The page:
However, if you level the same charge against my friends, and people whose art i admire, apparently i will be left shouting at the computer about idiots and facebook.

*

We as artists have to encourage each other.  Yes, there is the thought that we shouldn’t allow our friends to walk down the path of utter madness, but only applies if you think making art is mad.

This is what art is: energy-consuming, time-eating, mind-expanding, soul-enriching, life-improving.  Even if you loathe every word i have ever written, let me assure you, getting them on the page was work.  Just because the vegetarian doesn’t want to eat the bacon doesn’t mean the farmer isn’t working.  Even though you can buy cheap sweaters at department stores doesn’t mean that the person who spins and weaves and knits doesn’t have a job.  Most artists i know are small business people, running their enterprise and creating all the art to sustain it.  If anything, the full time artist already has two jobs, and then add whatever freelancing or odd jobs we do to keep ourselves going.  There are only twenty-four hours in a day, and we need to have the creation of art fill some of them.

This one frustrating facebook post embodied two much larger problems within our society:

  1. Even among other artists, we are constantly fighting a battle against judgments of worthlessness.  Humans are varied, their interests wildly diverse – all art will be despised by someone.  But we have to change the way we talk about it, because art is vital, important, deeply necessary for the spirit.  Even if someone’s art doesn’t suit your particular aesthetic sense or you don’t like the person who made it, we are fools to begrudge them the time, effort and risk that they took to bring their heart into the world.  If we, as creatives, cannot look at someone else’s artistic labors and support them by recognizing that the work behind the finished product was real, then how on earth are we supposed to expect the rest of the world to find our dreams valid?  To pay us for the products of our hands?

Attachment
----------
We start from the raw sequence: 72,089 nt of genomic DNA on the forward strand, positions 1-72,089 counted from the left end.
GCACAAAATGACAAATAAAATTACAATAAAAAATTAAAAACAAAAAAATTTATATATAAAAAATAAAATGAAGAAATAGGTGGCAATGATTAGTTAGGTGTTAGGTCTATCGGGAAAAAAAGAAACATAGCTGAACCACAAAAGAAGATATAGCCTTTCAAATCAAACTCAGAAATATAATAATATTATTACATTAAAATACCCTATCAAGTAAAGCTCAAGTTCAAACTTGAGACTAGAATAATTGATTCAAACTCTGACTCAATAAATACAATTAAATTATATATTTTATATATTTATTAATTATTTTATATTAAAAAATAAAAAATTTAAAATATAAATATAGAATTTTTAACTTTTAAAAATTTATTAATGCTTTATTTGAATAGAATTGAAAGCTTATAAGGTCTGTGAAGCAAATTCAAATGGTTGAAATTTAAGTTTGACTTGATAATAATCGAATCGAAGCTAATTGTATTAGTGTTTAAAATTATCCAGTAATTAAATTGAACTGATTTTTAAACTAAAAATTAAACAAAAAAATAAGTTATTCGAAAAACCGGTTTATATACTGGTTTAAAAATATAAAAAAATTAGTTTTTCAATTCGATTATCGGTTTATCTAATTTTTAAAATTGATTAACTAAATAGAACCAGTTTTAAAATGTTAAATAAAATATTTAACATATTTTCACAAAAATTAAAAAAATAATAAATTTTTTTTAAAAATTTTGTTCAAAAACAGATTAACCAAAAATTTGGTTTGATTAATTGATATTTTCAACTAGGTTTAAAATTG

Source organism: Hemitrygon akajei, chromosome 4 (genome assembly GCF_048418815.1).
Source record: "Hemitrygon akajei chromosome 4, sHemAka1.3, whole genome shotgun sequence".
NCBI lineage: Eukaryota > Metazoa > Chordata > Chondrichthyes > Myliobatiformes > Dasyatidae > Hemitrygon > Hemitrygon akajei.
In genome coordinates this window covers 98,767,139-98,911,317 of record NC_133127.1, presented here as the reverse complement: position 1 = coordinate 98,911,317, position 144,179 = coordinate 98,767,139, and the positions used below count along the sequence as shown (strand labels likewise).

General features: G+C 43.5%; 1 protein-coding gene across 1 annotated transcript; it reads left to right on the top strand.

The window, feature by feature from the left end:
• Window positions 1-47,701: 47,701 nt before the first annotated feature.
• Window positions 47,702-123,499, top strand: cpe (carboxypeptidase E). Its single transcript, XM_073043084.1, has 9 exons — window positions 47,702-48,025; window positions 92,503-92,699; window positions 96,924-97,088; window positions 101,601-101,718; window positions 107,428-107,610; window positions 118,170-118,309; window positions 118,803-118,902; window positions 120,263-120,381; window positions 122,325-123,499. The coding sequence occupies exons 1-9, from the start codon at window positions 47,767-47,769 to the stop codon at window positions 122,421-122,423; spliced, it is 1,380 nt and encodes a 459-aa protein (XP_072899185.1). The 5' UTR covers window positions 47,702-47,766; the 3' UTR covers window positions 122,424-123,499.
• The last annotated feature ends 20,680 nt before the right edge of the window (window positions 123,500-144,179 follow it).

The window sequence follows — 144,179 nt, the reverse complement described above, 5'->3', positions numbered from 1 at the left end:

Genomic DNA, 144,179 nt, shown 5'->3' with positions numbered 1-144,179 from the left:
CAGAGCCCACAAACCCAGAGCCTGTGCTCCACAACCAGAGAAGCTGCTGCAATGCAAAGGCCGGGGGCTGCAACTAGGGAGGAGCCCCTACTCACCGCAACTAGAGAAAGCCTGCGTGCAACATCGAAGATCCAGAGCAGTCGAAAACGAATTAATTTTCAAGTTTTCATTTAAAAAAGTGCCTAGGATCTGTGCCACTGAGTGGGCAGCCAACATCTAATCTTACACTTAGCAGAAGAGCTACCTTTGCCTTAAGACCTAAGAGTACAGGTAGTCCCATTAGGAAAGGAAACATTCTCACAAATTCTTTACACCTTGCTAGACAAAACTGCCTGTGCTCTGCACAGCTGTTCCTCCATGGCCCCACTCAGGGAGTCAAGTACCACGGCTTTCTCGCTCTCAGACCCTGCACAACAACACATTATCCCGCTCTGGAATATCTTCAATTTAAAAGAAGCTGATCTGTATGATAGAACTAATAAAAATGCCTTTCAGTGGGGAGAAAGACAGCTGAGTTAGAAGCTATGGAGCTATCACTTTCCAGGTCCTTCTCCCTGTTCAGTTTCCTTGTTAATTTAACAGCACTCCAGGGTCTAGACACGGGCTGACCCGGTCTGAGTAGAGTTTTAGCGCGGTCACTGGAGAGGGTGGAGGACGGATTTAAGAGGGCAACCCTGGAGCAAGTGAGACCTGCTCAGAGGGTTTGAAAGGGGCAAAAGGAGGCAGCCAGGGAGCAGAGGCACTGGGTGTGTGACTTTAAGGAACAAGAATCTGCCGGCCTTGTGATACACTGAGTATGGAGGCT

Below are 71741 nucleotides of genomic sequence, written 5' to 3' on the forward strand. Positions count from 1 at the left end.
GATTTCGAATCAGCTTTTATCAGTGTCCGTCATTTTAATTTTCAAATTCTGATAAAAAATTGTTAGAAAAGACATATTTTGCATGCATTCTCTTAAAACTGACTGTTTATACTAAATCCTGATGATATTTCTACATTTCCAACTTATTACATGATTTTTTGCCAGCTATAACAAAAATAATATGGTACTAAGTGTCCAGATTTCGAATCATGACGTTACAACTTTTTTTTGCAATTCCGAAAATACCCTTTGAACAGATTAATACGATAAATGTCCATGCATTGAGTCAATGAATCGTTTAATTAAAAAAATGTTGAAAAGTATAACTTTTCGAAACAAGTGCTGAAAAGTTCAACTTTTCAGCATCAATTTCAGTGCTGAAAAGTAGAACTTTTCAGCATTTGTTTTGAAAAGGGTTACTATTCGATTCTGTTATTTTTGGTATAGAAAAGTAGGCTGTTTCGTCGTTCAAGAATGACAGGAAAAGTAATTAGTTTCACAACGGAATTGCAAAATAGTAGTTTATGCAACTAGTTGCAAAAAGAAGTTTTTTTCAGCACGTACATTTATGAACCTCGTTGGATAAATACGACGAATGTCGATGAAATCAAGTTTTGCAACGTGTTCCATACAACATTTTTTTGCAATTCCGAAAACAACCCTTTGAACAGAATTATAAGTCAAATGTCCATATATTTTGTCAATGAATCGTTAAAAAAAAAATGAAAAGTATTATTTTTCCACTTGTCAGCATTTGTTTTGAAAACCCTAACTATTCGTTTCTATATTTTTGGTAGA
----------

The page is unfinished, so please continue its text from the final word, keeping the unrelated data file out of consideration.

2. We have forgotten to be kind. Well, that is a bit misleading – we’ve never had an era of unbroken kindness in human history. However, given the instantaneous culture of the internet, we have the opportunity to hurt and slander others with alarming ease. With such carelessness, people forget that everyone else is a human being.  We are not slime, we live and breathe just like you.  The level of cruelty and judgment is staggering, as though the person isn’t reading the feed or the comments.  It can be leveled at entire nations, religions, sexes, and it can be sent like daggers toward individuals.

We have to learn a different way to interact, to say that we don’t like someone’s art or morals or behavior without demonizing and dismissing.  This keyboard before me can send my thoughts through the world in an instant – it is up to me to make those thoughts matter, but also to make them kind

To my fellow artists: you do good work!  If you are writing right now, homeless and under a bridge, you are my hero.  You never gave up because someone else told you to.e

To everyone i know: your time is valuable, you are worthy and let me know if someone’s talking shit about you because i will howl at the computer on your behalf.  Just don’t expect to see anything online, because i try not to be an asshole.